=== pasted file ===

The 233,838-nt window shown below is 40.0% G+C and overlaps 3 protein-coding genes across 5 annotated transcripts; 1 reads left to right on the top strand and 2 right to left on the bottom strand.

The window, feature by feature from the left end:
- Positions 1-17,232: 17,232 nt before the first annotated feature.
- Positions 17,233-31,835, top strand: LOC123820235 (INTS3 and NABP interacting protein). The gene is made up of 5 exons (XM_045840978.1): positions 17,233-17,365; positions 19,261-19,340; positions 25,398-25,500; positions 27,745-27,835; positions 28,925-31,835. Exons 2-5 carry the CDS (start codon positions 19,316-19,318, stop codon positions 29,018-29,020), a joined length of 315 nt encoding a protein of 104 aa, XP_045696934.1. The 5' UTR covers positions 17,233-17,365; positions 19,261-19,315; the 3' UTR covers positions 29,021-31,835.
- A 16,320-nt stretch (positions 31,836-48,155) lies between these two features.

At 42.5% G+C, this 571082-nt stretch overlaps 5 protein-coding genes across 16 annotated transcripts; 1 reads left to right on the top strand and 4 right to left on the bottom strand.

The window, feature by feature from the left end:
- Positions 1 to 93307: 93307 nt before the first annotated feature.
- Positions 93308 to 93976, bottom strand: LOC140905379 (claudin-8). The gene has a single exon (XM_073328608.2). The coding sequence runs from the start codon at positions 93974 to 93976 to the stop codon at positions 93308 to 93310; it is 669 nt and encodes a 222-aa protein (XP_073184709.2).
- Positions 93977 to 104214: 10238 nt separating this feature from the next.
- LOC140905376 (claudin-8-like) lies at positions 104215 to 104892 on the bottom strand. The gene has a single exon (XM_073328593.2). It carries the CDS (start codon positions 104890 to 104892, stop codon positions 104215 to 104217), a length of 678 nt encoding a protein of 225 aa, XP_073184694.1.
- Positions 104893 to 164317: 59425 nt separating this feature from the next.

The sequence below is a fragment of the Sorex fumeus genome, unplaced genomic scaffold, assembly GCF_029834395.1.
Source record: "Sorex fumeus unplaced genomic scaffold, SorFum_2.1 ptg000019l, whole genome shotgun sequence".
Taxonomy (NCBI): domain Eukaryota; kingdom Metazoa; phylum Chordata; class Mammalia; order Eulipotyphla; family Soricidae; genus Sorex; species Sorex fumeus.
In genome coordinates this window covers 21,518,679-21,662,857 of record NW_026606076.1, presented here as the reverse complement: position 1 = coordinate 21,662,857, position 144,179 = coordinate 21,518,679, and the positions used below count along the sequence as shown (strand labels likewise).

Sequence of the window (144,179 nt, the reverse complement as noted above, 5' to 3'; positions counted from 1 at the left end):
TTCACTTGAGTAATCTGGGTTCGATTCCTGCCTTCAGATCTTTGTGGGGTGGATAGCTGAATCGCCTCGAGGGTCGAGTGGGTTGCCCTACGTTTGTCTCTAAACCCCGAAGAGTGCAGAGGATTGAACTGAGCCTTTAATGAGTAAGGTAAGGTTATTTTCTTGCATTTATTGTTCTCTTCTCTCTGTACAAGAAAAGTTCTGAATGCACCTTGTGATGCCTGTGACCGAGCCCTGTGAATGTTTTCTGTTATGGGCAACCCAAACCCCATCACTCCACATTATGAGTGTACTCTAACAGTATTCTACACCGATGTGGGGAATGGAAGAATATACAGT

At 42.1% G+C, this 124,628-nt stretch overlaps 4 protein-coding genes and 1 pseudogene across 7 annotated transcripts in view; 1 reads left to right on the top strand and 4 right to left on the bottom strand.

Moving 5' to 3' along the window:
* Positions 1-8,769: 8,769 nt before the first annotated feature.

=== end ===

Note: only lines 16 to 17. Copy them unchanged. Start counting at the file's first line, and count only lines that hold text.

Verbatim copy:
In genome coordinates this window covers 21,518,679-21,662,857 of record NW_026606076.1, presented here as the reverse complement: position 1 = coordinate 21,662,857, position 144,179 = coordinate 21,518,679, and the positions used below count along the sequence as shown (strand labels likewise).

Sequence of the window (144,179 nt, the reverse complement as noted above, 5' to 3'; positions counted from 1 at the left end):